As podcasters, we spend our time finding our niche. But often, geographically, our audiences reach much farther than a local city or region. Sure, there are many instances where your podcast will work for a specific audience, but do your marketing efforts differ?

In this post, I have taken the question from the episode with Matt Medeiros on his hyper-local podcast. Matt has a podcast that is listened to globally and also one that is based on business in a specific region of Massachusetts. Listen in on what he has learned.

How Do Marketing Efforts Vary with a Hyperlocal Podcast?

The biggest challenge for me, and it has been for seven years, is also the number one piece of advice I give people when they want to start a podcast. Have that goal. What is the goal that’s going to make you continue podcasting?

What the New Podcaster Anticipates

You and I both know, Bob, that when you start a new podcast, you’re like, hey, this is great. It’s fresh new material. I’m going into new direction. But then like by episode 10, you’re like, ugh, what am I doing? Right?

Anybody who’s ever done a podcast, they’ll be charged up for like a dozen episodes. Like, this is awesome. And then, you know, reality sets back in and they’re like, I’ve got a job. I have all this other busy work that happens. And then all of a sudden you’re like, I have to edit the podcast. I have to schedule people.

Marketing is Measuring the Success of Your Podcast

So defining something that’s attainable has always been, to measure the success of a podcast, has always been difficult for me. Even for The Matt Report. For me, it was how do I talk to people. It’s a very difficult thing to measure and I want to hear stories. For example, as you said, I helped you get into the podcasting space. That’s how I measure this.

There’s other people like Devinder from Smart Web Creators. He hadn’t done a podcast until he came on mine. He didn’t think he had the confidence to do it. Once he did, he was glad he had started one. Those are the ways that I’ve measured success with The Matt Report.

For South, I need to build up an email list. Can I get 250 people? Right? Can I get 25 reviews on iTunes? I’m taking baby steps too.

Marketing a Podcast Can Be Different

Marketing, it’s funny, you know, running an agency for a decade and always being a proponent for WordPress. People looked at me as, hey, he’s the WordPress guy, right? You know, you get those emails, right? Say so and so who wants to open up a new store. They needed a website. They said they’re going to use WordPress and call Matt Madeiras cause he’s the WordPress guy, right?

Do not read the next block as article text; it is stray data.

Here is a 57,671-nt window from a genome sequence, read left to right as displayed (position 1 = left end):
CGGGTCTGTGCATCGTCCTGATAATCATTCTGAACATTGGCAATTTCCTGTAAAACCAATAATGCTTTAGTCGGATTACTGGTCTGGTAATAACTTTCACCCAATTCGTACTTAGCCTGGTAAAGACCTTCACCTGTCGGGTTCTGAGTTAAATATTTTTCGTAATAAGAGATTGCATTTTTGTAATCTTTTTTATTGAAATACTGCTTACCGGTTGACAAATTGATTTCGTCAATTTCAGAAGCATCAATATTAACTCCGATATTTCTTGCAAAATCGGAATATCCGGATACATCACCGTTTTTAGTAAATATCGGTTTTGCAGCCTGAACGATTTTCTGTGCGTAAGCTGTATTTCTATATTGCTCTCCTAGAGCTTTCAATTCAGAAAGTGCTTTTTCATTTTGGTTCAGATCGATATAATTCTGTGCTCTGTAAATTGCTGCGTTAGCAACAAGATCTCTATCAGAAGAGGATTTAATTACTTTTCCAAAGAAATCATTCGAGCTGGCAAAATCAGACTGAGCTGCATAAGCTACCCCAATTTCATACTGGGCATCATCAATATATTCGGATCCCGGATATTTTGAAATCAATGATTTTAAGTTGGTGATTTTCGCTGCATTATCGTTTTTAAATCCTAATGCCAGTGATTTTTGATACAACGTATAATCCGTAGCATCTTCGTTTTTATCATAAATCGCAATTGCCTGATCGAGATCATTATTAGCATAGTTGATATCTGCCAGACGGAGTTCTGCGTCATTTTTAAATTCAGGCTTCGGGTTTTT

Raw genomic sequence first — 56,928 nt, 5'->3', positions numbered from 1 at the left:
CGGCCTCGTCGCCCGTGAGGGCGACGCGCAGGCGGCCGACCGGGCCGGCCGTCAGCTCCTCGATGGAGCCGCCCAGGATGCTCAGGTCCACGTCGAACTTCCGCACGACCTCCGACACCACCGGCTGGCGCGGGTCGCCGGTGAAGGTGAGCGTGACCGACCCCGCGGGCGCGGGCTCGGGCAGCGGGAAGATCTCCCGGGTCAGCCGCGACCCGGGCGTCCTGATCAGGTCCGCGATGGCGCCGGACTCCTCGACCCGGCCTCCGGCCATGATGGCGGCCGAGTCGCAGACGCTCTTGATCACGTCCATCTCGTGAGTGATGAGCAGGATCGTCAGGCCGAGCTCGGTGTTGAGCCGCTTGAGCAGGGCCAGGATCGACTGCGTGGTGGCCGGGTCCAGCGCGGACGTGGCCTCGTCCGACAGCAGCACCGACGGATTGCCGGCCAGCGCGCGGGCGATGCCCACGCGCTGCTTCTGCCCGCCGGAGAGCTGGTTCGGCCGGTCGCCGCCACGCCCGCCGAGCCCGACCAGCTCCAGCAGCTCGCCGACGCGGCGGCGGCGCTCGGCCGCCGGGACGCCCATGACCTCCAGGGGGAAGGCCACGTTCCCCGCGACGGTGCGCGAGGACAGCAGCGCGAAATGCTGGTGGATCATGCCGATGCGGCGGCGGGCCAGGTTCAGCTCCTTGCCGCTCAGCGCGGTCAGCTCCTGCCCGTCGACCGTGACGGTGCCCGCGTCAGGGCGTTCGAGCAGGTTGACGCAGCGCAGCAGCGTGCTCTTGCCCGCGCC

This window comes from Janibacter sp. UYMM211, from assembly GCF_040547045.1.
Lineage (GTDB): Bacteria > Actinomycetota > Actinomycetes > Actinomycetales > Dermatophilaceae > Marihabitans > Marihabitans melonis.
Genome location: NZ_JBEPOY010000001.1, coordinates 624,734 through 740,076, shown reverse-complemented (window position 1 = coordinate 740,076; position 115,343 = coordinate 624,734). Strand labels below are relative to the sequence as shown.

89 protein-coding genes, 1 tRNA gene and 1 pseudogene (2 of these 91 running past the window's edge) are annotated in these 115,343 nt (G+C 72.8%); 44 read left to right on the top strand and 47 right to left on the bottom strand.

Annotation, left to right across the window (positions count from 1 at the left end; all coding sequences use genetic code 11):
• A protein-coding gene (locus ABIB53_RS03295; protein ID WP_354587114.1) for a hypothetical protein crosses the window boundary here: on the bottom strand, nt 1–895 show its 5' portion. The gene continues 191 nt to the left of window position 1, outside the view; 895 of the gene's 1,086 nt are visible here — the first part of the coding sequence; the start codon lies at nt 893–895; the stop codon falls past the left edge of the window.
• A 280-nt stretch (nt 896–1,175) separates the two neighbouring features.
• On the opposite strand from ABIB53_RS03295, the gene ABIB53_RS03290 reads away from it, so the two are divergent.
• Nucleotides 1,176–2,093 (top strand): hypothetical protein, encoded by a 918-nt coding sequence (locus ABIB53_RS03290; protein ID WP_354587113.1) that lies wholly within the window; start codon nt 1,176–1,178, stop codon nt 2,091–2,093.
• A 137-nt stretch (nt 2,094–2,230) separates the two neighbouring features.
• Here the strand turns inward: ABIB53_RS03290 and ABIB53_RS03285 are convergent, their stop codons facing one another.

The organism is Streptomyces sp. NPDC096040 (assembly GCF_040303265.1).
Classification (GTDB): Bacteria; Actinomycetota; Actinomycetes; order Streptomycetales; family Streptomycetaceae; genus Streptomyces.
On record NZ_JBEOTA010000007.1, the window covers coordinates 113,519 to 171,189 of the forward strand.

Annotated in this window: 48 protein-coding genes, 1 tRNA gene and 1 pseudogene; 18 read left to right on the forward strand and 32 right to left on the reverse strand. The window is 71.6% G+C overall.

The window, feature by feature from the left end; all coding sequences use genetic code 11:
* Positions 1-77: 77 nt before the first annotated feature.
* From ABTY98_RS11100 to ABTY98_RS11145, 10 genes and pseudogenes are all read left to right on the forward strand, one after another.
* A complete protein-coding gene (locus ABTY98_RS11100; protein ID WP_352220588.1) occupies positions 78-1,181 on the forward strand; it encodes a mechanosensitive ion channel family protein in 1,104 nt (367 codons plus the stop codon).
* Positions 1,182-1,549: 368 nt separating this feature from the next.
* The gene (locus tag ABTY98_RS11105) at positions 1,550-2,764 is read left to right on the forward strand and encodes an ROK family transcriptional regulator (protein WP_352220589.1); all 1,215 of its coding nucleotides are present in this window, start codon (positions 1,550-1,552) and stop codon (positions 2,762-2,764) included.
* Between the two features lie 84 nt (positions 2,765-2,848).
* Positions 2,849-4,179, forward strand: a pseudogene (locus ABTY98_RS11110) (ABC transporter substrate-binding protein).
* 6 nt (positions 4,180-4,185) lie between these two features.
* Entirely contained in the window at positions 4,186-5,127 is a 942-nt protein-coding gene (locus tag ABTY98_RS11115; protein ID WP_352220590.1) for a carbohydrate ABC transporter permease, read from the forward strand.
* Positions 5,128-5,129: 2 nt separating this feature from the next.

That’s how I’m known in the local coworking spaces, the local community. And after two episodes, I was in my local coffee shop and somebody came up to me and they’re like, hey, you’re that guy that does the podcast.

I said, yeah, The Matt Report.

And they’re like, The Matt Report? No, I heard you on some other thing, though. The We Are Here podcast.

Now how did that already happen? Two episodes? Nobody comes up to me after seven years of The Matt Report and probably almost a million downloads and says, hey, I know you from The Matt Report. If that does happens, maybe it’s at a WordCamp.

The Local Opportunities

So it is interesting to see the opportunities in local, I think they can amplify a whole heck of a lot faster than if you were to just jump into the general pool of podcasting on the internet. So not a direct answer to your question, but you know, it’s the roundabout way.

I’m making short, small goals for myself. I am not looking critically at it. But I will say that I do want to have it monetized really soon and that might be just for like $25 for an advertiser or something like that. I might just look at it like, can I get $50 an episode just to know I have advertisers, a goal? I have people listening and I have people wanting to pay me a little bit of money just to keep myself going. I will know why I’m motivated.

You can listen to the full episode here: Spinning Up a Hyperlocal Podcast with Matt Medeiros